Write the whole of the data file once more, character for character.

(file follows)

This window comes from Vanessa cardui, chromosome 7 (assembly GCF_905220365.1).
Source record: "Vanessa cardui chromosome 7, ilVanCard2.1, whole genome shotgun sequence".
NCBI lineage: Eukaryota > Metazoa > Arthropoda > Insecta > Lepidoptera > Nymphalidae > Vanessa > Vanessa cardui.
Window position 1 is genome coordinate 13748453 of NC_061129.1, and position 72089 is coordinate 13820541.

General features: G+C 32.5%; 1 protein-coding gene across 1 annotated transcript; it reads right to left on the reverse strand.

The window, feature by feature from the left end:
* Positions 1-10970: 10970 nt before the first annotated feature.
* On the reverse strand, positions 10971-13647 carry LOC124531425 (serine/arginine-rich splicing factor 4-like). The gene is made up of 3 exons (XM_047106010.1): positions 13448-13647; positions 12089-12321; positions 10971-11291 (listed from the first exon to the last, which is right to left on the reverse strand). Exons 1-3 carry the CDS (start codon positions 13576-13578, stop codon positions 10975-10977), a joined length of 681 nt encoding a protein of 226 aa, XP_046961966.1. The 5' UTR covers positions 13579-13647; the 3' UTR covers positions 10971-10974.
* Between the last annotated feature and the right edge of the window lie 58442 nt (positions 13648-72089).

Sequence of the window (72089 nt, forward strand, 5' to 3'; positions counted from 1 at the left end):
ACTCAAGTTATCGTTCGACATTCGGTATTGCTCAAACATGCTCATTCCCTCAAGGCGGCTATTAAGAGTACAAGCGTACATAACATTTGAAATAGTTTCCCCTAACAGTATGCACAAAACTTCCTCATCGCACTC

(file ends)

This window comes from Vanessa cardui, chromosome 7 (assembly GCF_905220365.1).
Source record: "Vanessa cardui chromosome 7, ilVanCard2.1, whole genome shotgun sequence".
NCBI lineage: Eukaryota > Metazoa > Arthropoda > Insecta > Lepidoptera > Nymphalidae > Vanessa > Vanessa cardui.
Window position 1 is genome coordinate 13748453 of NC_061129.1, and position 72089 is coordinate 13820541.

General features: G+C 32.5%; 1 protein-coding gene across 1 annotated transcript; it reads right to left on the reverse strand.

The window, feature by feature from the left end:
* Positions 1-10970: 10970 nt before the first annotated feature.
* On the reverse strand, positions 10971-13647 carry LOC124531425 (serine/arginine-rich splicing factor 4-like). The gene is made up of 3 exons (XM_047106010.1): positions 13448-13647; positions 12089-12321; positions 10971-11291 (listed from the first exon to the last, which is right to left on the reverse strand). Exons 1-3 carry the CDS (start codon positions 13576-13578, stop codon positions 10975-10977), a joined length of 681 nt encoding a protein of 226 aa, XP_046961966.1. The 5' UTR covers positions 13579-13647; the 3' UTR covers positions 10971-10974.
* Between the last annotated feature and the right edge of the window lie 58442 nt (positions 13648-72089).

Sequence of the window (72089 nt, forward strand, 5' to 3'; positions counted from 1 at the left end):
ACTCAAGTTATCGTTCGACATTCGGTATTGCTCAAACATGCTCATTCCCTCAAGGCGGCTATTAAGAGTACAAGCGTACATAACATTTGAAATAGTTTCCCCTAACAGTATGCACAAAACTTCCTCATCGCACTC